You knew it was good.

Yes.

Copyright 2015 NPR. To see more, visit http://www.npr.org/.

Copyright NPR. View this article on npr.org.

Transcript

RACHEL MARTIN, HOST:

Most people celebrate birthdays with cakes and streamers, maybe a glass of bubbly. Jazz musician Keith Jarrett marked his 70th birthday by releasing a double album collection. One is his take on two important classical works; the other is something he's never done before. Usually, Jarrett's albums are recordings of one concert in front of one audience - no editing, no score - because his music is a spontaneous creation. His most famous, "The Koln Concert" in Germany in 1975. But this time, Jarrett took one year of his recordings, 2014. And he picked out the most distinctive moments of that year and then started to arrange them into a new work of music.

KEITH JARRETT: And that started to freak me out really.

MARTIN: Why?

(LAUGHTER)

JARRETT: Because I had to become a producer. I had to sequence this thing, and I thought that was going to take months. But the very first sequence I came up with is what you hear.

MARTIN: So before we talk more about this, let's get a sense of it. Let's play the very first track off this album. This is "Part I." This happened in Toronto at Roy Thompson Hall, June 25, 2014.

(SOUNDBITE OF KEITH JARRETT SONG, "PART I")

MARTIN: What was it about this piece that felt like a beginning?

JARRETT: After the Toronto concert, after coming back, I already knew what I thought should come first because I remembered how I felt while I was playing that one piece. And I just - that helped me so much because if you take nine tracks and you figure out what the permutations would be, that's really hard.

MARTIN: Yeah.

JARRETT: But if you know what should come first, it set me up with how I felt after I played the last note. And then look at my program notes and saying to myself, well, this looks like it should work next.

MARTIN: Let's play a bit from "Part VI."

(SOUNDBITE OF KEITH JARRETT SONG, "PART VI")

MARTIN: We hear this peace building and building, and your voice comes in at a couple different points, almost involuntarily.

JARRETT: Oh, it's always involuntary, but, yeah.

MARTIN: Well, I'll tell you this. I have long wondered what happens to you in those moments as someone who's listened to your music. And I remember listening to "The Koln Concert," and when your voice comes in, I'd never heard anything like that, you know. The first time I heard that, I was in my early 20s, and I thought what has moved him?

JARRETT: I'm trying to think of the right way to put this. It's potential limitlessness that I'm feeling at that moment. Whether that is true or not is beside the point because I have to choose notes. But if you think about it, it's often in a space between phrases. And it's, how did I get to this point where I feel so full? And you - if you've felt full of some sort of emotion, you would have to make a sound. Luckily, I don't do it with classical music. I had to be taught.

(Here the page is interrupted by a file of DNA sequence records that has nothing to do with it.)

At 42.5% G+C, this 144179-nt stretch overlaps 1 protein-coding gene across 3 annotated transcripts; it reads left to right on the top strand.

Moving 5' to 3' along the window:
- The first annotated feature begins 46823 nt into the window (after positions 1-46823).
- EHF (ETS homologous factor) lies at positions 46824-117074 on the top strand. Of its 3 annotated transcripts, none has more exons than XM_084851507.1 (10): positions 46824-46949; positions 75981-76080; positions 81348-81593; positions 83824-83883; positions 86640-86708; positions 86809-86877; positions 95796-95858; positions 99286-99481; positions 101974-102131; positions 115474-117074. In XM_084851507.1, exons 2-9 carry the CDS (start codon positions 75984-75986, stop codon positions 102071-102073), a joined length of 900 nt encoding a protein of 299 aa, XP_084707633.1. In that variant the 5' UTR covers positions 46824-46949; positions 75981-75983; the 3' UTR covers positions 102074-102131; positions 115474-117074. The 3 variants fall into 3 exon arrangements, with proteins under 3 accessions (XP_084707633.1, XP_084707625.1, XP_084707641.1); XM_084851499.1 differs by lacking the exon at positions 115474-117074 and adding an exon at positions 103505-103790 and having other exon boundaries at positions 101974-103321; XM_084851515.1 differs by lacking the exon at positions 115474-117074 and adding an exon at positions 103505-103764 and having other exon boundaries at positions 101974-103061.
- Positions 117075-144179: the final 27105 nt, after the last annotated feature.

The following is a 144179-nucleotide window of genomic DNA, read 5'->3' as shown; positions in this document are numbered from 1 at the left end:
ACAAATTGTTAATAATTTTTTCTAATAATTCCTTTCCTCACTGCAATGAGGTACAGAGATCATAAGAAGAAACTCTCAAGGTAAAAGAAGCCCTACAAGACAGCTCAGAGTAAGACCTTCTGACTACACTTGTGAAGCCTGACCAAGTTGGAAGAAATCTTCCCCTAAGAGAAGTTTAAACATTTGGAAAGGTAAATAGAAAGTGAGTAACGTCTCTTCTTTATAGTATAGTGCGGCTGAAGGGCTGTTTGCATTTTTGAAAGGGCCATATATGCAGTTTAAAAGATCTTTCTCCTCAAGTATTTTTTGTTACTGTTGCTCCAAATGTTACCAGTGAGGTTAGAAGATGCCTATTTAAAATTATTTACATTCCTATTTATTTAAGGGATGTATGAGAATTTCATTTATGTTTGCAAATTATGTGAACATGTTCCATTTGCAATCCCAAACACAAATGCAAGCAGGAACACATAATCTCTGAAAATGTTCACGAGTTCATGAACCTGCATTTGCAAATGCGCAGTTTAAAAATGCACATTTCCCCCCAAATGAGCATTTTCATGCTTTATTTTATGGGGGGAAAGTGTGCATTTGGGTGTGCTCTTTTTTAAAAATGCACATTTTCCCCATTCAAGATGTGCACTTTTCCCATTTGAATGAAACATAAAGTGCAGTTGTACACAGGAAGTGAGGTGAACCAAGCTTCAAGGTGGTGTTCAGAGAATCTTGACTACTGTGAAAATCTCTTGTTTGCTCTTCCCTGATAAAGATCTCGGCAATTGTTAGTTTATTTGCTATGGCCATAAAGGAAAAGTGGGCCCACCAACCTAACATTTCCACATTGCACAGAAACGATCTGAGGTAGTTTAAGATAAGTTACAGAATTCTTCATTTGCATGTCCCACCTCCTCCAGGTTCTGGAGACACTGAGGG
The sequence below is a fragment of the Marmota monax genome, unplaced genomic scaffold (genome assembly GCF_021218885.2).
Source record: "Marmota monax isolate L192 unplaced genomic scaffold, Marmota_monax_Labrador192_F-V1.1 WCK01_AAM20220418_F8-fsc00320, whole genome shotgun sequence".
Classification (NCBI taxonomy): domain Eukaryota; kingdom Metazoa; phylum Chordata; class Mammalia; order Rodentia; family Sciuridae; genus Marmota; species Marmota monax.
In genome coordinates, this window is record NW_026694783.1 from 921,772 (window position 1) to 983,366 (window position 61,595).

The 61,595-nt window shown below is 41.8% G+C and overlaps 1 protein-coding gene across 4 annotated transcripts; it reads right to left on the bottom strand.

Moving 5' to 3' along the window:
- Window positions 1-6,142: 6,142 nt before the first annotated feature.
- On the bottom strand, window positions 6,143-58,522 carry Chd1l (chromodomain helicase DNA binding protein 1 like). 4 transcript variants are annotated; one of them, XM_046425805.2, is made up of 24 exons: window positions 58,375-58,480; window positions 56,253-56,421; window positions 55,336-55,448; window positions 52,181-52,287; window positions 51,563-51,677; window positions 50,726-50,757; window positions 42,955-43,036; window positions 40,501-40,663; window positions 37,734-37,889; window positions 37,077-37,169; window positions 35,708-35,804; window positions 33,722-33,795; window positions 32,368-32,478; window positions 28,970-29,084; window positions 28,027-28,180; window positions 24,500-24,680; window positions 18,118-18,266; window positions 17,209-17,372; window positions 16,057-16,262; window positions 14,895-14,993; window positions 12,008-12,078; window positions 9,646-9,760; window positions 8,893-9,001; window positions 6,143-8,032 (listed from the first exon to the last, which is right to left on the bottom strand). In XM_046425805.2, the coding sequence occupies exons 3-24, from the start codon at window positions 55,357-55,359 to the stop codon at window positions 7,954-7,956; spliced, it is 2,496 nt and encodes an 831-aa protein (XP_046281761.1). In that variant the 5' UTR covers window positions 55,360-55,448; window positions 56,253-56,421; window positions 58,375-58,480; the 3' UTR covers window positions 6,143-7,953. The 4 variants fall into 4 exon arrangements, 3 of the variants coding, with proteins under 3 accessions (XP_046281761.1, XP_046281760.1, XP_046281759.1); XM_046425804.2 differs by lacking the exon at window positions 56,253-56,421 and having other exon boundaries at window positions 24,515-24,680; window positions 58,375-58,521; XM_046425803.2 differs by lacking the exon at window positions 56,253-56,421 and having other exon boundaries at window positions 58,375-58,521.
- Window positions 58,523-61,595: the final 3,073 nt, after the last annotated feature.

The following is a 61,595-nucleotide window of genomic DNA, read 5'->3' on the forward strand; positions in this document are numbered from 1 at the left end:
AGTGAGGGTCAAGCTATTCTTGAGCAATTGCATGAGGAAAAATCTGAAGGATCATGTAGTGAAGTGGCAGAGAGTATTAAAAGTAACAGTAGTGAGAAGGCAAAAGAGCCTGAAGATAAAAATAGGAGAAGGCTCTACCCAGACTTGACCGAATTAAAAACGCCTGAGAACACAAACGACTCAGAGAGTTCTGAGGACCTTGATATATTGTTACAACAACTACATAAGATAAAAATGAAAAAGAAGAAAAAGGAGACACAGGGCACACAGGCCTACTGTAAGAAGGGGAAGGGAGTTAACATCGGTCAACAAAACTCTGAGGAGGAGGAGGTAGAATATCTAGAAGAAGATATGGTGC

MARTIN: (Laughter) Have you ever felt compelled to?

JARRETT: I had to be taught by conductors.

MARTIN: (Laughter) They told you to knock it off?

JARRETT: No, actually, I knew better already. I was trained classically. But one time, I was - I missed my entrance in a very simple Mozart piece. And it's because I was listening to the orchestra, and they sounded so beautiful. And the conductor turned around and said, don't listen. Now, that destroyed my interest in constantly staying in that world because my main job is listening. And if you're improvising and you're not listening, the next second that comes up, you have nothing to say.

(SOUNDBITE OF KEITH JARRETT SONG)

MARTIN: We are talking - not only have you turned 70 years old, but it is an anniversary of this important performance, "The Koln Concert," that happened 40 years ago. How do you think back on that particular performance?

JARRETT: I think about the bad Italian food I had. I think of the fact that they rented the wrong piano. That's the first thing that comes up because those were preparatory to the music.

(LAUGHTER)

MARTIN: And all of that affects what comes out. Yeah.

JARRETT: We almost sent the engineers home. It might never have been recorded.

MARTIN: You almost sent them home because of all those mishaps?

JARRETT: Because of everything being wrong.

MARTIN: So that music almost never existed.

JARRETT: Exactly. And then it did exist, and then I was in the car driving with my producer Manfred. And we had a little cassette in there, and we looked at each other and said, oh, man. This has to come out (laughter).

MARTIN: You knew it was good.

JARRETT: Yes.

(SOUNDBITE OF KEITH JARRETT SONG)

MARTIN: Keith Jarrett, it has been such a pleasure. His two new albums are "Creation" and "Samuel Barber/Bela Bartok." Thanks so much for talking with us.

JARRETT: Thank you. Transcript provided by NPR, Copyright NPR.